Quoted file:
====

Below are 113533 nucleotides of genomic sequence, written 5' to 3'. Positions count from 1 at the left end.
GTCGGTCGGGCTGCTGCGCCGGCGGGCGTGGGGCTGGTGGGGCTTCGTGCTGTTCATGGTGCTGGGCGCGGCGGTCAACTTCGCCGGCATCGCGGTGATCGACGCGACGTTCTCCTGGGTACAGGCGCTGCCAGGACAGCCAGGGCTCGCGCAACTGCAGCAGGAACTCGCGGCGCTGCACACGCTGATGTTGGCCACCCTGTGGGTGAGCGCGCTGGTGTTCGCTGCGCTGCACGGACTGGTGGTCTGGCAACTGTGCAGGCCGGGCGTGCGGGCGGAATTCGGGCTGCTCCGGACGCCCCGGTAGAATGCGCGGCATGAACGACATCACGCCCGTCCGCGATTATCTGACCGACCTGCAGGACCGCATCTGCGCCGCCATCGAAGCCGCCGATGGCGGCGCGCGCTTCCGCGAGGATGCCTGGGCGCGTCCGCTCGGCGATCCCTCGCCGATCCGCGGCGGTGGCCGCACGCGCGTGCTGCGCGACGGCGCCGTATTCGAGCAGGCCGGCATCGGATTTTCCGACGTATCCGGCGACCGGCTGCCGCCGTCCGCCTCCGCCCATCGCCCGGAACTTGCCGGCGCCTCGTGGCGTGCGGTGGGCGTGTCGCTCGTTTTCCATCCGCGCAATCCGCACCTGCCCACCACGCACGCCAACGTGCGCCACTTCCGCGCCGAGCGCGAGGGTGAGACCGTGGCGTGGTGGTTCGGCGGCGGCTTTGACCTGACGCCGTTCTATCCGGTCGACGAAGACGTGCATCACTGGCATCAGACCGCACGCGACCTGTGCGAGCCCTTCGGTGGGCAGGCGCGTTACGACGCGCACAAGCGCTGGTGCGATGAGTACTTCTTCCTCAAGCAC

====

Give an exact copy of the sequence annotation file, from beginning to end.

Below are 113533 nucleotides of genomic sequence, written 5' to 3'. Positions count from 1 at the left end.
GTCGGTCGGGCTGCTGCGCCGGCGGGCGTGGGGCTGGTGGGGCTTCGTGCTGTTCATGGTGCTGGGCGCGGCGGTCAACTTCGCCGGCATCGCGGTGATCGACGCGACGTTCTCCTGGGTACAGGCGCTGCCAGGACAGCCAGGGCTCGCGCAACTGCAGCAGGAACTCGCGGCGCTGCACACGCTGATGTTGGCCACCCTGTGGGTGAGCGCGCTGGTGTTCGCTGCGCTGCACGGACTGGTGGTCTGGCAACTGTGCAGGCCGGGCGTGCGGGCGGAATTCGGGCTGCTCCGGACGCCCCGGTAGAATGCGCGGCATGAACGACATCACGCCCGTCCGCGATTATCTGACCGACCTGCAGGACCGCATCTGCGCCGCCATCGAAGCCGCCGATGGCGGCGCGCGCTTCCGCGAGGATGCCTGGGCGCGTCCGCTCGGCGATCCCTCGCCGATCCGCGGCGGTGGCCGCACGCGCGTGCTGCGCGACGGCGCCGTATTCGAGCAGGCCGGCATCGGATTTTCCGACGTATCCGGCGACCGGCTGCCGCCGTCCGCCTCCGCCCATCGCCCGGAACTTGCCGGCGCCTCGTGGCGTGCGGTGGGCGTGTCGCTCGTTTTCCATCCGCGCAATCCGCACCTGCCCACCACGCACGCCAACGTGCGCCACTTCCGCGCCGAGCGCGAGGGTGAGACCGTGGCGTGGTGGTTCGGCGGCGGCTTTGACCTGACGCCGTTCTATCCGGTCGACGAAGACGTGCATCACTGGCATCAGACCGCACGCGACCTGTGCGAGCCCTTCGGTGGGCAGGCGCGTTACGACGCGCACAAGCGCTGGTGCGATGAGTACTTCTTCCTCAAGCAC